A Scottish Salmon Company site. Photo: Bakkafrost 2021 annual report.
A Scottish Salmon Company site. Photo: Bakkafrost 2021 annual report.

Scottish Salmon Company ‘will begin to see improvement’ in 2022

The Scottish Salmon Company is “out of the deep valley” it was in when it was bought by Faroese salmon farmer Bakkafrost in late 2019, according to Bakkafrost chairman Rúni M Hansen.

Publisert

Writing in Bakkafrost’s 2021 annual report published today, Hansen said that when the company acquired SSC, it was fully aware that the Scottish operation was a “turnaround case” requiring significant investments to be made and taking some years to transform.

But being simultaneously hit by the Covid-19 market disruption and significant biological challenges in Scotland in the second half of the year was not foreseen.

Runi M Hansen: "Many improvements have already been made in Bakkafrost’s operation in Scotland." Photo: Bakkafrost.
Runi M Hansen: "Many improvements have already been made in Bakkafrost’s operation in Scotland." Photo: Bakkafrost.

Hatchery capacity

“Many improvements have already been made in Bakkafrost’s operation in Scotland,” wrote Hansen. “This includes investments in hatchery capacity and marine farming operations. In addition, best practices have been shared across the Faroe Islands and Scotland to extract and implement the best of two worlds.

“We believe that with the changes already made in Scotland, currently ongoing and planned for 2022, the operation in Scotland is out of the deep valley and will begin to see improvement.”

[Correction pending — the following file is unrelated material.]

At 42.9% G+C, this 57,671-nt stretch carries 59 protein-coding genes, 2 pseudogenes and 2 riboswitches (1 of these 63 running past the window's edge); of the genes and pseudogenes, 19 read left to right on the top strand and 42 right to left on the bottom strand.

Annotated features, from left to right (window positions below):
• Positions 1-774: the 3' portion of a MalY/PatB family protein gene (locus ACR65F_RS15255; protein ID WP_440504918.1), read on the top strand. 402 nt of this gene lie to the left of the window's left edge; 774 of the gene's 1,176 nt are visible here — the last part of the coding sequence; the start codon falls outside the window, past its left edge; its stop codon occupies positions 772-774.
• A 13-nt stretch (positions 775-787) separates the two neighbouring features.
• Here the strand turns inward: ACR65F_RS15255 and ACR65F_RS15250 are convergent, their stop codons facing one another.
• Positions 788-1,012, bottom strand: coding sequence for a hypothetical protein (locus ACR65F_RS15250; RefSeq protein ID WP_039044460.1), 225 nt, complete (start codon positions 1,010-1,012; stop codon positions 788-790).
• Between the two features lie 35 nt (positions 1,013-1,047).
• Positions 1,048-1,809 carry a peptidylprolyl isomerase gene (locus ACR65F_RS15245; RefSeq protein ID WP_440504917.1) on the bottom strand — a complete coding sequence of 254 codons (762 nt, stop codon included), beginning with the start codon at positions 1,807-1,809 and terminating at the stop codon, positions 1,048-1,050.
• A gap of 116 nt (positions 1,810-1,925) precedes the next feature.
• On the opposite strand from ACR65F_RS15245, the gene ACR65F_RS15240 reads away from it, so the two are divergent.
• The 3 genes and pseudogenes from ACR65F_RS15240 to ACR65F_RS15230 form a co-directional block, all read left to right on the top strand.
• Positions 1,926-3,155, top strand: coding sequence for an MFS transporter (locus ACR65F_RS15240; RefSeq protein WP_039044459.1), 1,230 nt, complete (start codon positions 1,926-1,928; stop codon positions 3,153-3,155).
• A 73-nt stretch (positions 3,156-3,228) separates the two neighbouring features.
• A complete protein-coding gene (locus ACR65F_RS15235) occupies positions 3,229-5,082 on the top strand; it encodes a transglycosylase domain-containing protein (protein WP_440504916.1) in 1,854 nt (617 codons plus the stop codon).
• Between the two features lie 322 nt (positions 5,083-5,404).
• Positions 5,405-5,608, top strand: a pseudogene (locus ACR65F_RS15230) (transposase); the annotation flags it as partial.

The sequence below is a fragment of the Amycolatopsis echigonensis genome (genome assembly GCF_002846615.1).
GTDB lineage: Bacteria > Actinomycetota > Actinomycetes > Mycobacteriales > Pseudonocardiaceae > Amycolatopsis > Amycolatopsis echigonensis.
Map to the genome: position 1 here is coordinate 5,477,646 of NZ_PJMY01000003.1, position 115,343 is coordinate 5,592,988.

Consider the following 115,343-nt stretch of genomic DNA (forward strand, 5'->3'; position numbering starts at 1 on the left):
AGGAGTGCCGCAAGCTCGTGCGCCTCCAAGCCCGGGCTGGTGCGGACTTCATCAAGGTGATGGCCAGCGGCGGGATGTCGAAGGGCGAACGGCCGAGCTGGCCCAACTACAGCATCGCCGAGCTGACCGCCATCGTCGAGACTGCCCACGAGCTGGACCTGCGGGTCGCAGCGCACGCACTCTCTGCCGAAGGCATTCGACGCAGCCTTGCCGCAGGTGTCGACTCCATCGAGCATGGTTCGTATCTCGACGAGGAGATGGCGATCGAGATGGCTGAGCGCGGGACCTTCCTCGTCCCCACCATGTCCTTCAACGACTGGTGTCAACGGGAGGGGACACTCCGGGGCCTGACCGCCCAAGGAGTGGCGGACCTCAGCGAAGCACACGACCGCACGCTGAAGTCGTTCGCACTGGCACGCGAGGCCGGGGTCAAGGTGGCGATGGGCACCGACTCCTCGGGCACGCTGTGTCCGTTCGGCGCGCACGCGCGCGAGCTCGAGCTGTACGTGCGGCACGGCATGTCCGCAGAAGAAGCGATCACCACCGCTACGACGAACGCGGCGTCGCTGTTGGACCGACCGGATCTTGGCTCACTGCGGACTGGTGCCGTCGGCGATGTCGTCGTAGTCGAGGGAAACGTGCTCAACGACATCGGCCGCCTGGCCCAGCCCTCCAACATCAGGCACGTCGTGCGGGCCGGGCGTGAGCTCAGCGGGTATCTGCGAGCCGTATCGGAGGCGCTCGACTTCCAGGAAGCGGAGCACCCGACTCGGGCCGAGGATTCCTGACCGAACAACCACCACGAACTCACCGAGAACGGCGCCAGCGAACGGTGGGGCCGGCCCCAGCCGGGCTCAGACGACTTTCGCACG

Hansen’s assessment follows an exceptionally tough second half of 2021 for SSC, during which gill health problems were exacerbated by micro-jellyfish blooms and lice treatments at several farm sites, culminating in severe mortality and DKK 262 million (£27.9m) in exceptional mortality costs.

Bakkafrost is tripling its freshwater treatment capacity in Scotland to combat gill problems and is confident its ongoing large smolt policy will lead to healthy fish and a profitable operation.

SSC's 2021 figures don't compare well to 2020 but Bakkafrost is confident the company is turning the corner. Click on image to enlarge.
SSC's 2021 figures don't compare well to 2020 but Bakkafrost is confident the company is turning the corner. Click on image to enlarge.

18 million large smolts

The company plans three large recirculating aquaculture system (RAS) hatcheries in Scotland which will eventually produce 18 million 500g smolts a year.

Bigger smolts are more robust and spend less time at sea, which reduces their exposure to lice and other potentially harmful elements.

The size of SSC smolts is gradually increasing as work continues on the first of the three RAS hatcheries, at Applecross. In Q4 2021 the average weight of released smolt in Scotland increased 9% to 105g, compared to 96g in Q4 2020, and this year the average weight of the released smolt in Scotland is expected to be around 120g.

“The real impact of our freshwater investments is expected in 2023,” Bakkafrost stated in its report.

Reducing risk

The fourth expansion phase at Applecross is under way, finalising in late 2022. This will bring the production capacity from Applecross to 8 million smolts at 250g, something Bakkafrost says will have a significant positive impact on reducing the biological risk in farming in Scotland.

Expansion 5 and 6 has also been started and will be completed in 2023, increasing the production capacity at Applecross to 10 million smolts at 500g.

Bakkafrost said other suitable sites for the next two large hatcheries are currently being investigated. One will be in the northern part of Bakkafrost’s operations in Scotland and one in the southern part.

The company expects to harvest 35,000 gutted weight tonnes in Scotland this year.